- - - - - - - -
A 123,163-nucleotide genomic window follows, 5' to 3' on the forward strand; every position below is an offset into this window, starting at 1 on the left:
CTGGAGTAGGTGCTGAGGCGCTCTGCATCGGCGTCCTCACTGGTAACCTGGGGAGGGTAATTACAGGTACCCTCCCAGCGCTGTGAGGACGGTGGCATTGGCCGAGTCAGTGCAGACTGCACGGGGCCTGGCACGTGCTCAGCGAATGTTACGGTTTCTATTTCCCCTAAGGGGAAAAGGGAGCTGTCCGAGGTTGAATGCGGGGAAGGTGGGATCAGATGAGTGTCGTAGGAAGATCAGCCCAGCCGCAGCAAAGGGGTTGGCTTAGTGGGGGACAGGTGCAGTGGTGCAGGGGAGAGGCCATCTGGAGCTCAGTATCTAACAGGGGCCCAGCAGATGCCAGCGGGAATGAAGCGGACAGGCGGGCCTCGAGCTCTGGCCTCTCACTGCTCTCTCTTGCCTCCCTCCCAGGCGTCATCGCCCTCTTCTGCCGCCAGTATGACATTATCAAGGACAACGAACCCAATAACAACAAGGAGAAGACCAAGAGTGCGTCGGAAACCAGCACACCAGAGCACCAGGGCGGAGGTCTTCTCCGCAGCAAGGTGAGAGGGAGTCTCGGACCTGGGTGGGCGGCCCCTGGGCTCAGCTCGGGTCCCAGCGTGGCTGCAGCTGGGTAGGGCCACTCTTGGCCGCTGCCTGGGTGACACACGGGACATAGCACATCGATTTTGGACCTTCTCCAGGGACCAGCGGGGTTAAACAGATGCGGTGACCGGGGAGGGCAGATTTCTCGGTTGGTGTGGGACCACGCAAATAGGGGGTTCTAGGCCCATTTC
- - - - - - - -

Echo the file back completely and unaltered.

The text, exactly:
A 123,163-nucleotide genomic window follows, 5' to 3' on the forward strand; every position below is an offset into this window, starting at 1 on the left:
CTGGAGTAGGTGCTGAGGCGCTCTGCATCGGCGTCCTCACTGGTAACCTGGGGAGGGTAATTACAGGTACCCTCCCAGCGCTGTGAGGACGGTGGCATTGGCCGAGTCAGTGCAGACTGCACGGGGCCTGGCACGTGCTCAGCGAATGTTACGGTTTCTATTTCCCCTAAGGGGAAAAGGGAGCTGTCCGAGGTTGAATGCGGGGAAGGTGGGATCAGATGAGTGTCGTAGGAAGATCAGCCCAGCCGCAGCAAAGGGGTTGGCTTAGTGGGGGACAGGTGCAGTGGTGCAGGGGAGAGGCCATCTGGAGCTCAGTATCTAACAGGGGCCCAGCAGATGCCAGCGGGAATGAAGCGGACAGGCGGGCCTCGAGCTCTGGCCTCTCACTGCTCTCTCTTGCCTCCCTCCCAGGCGTCATCGCCCTCTTCTGCCGCCAGTATGACATTATCAAGGACAACGAACCCAATAACAACAAGGAGAAGACCAAGAGTGCGTCGGAAACCAGCACACCAGAGCACCAGGGCGGAGGTCTTCTCCGCAGCAAGGTGAGAGGGAGTCTCGGACCTGGGTGGGCGGCCCCTGGGCTCAGCTCGGGTCCCAGCGTGGCTGCAGCTGGGTAGGGCCACTCTTGGCCGCTGCCTGGGTGACACACGGGACATAGCACATCGATTTTGGACCTTCTCCAGGGACCAGCGGGGTTAAACAGATGCGGTGACCGGGGAGGGCAGATTTCTCGGTTGGTGTGGGACCACGCAAATAGGGGGTTCTAGGCCCATTTC